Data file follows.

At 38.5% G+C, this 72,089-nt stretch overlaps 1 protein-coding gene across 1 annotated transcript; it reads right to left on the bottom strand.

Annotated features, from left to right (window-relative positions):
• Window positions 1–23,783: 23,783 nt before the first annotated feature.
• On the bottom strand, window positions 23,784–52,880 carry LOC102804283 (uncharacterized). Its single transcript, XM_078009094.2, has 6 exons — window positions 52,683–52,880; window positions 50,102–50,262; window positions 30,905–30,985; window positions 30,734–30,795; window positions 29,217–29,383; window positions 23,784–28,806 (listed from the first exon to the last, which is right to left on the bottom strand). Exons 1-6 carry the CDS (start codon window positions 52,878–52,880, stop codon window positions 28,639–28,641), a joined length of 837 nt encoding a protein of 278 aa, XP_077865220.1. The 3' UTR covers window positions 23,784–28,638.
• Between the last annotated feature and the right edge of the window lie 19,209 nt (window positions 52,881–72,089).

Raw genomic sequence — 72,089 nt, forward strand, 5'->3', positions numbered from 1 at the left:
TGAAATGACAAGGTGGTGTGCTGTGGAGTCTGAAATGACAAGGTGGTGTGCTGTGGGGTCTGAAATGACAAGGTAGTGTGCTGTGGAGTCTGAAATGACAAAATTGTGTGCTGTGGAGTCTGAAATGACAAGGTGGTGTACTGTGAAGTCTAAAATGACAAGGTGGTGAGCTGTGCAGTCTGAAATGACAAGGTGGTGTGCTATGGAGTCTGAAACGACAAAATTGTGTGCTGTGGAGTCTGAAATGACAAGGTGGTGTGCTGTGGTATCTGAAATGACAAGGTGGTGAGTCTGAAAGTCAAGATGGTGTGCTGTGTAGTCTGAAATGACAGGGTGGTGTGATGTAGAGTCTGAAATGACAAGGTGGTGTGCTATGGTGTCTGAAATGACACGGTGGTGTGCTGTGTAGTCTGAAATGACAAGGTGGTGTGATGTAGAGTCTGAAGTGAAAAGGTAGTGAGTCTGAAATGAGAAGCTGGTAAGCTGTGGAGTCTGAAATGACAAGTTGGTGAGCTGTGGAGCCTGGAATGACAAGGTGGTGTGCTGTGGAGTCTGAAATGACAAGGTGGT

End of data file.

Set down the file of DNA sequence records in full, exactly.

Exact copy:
At 38.5% G+C, this 72,089-nt stretch overlaps 1 protein-coding gene across 1 annotated transcript; it reads right to left on the bottom strand.

Annotated features, from left to right (window-relative positions):
• Window positions 1–23,783: 23,783 nt before the first annotated feature.
• On the bottom strand, window positions 23,784–52,880 carry LOC102804283 (uncharacterized). Its single transcript, XM_078009094.2, has 6 exons — window positions 52,683–52,880; window positions 50,102–50,262; window positions 30,905–30,985; window positions 30,734–30,795; window positions 29,217–29,383; window positions 23,784–28,806 (listed from the first exon to the last, which is right to left on the bottom strand). Exons 1-6 carry the CDS (start codon window positions 52,878–52,880, stop codon window positions 28,639–28,641), a joined length of 837 nt encoding a protein of 278 aa, XP_077865220.1. The 3' UTR covers window positions 23,784–28,638.
• Between the last annotated feature and the right edge of the window lie 19,209 nt (window positions 52,881–72,089).

Raw genomic sequence — 72,089 nt, forward strand, 5'->3', positions numbered from 1 at the left:
TGAAATGACAAGGTGGTGTGCTGTGGAGTCTGAAATGACAAGGTGGTGTGCTGTGGGGTCTGAAATGACAAGGTAGTGTGCTGTGGAGTCTGAAATGACAAAATTGTGTGCTGTGGAGTCTGAAATGACAAGGTGGTGTACTGTGAAGTCTAAAATGACAAGGTGGTGAGCTGTGCAGTCTGAAATGACAAGGTGGTGTGCTATGGAGTCTGAAACGACAAAATTGTGTGCTGTGGAGTCTGAAATGACAAGGTGGTGTGCTGTGGTATCTGAAATGACAAGGTGGTGAGTCTGAAAGTCAAGATGGTGTGCTGTGTAGTCTGAAATGACAGGGTGGTGTGATGTAGAGTCTGAAATGACAAGGTGGTGTGCTATGGTGTCTGAAATGACACGGTGGTGTGCTGTGTAGTCTGAAATGACAAGGTGGTGTGATGTAGAGTCTGAAGTGAAAAGGTAGTGAGTCTGAAATGAGAAGCTGGTAAGCTGTGGAGTCTGAAATGACAAGTTGGTGAGCTGTGGAGCCTGGAATGACAAGGTGGTGTGCTGTGGAGTCTGAAATGACAAGGTGGT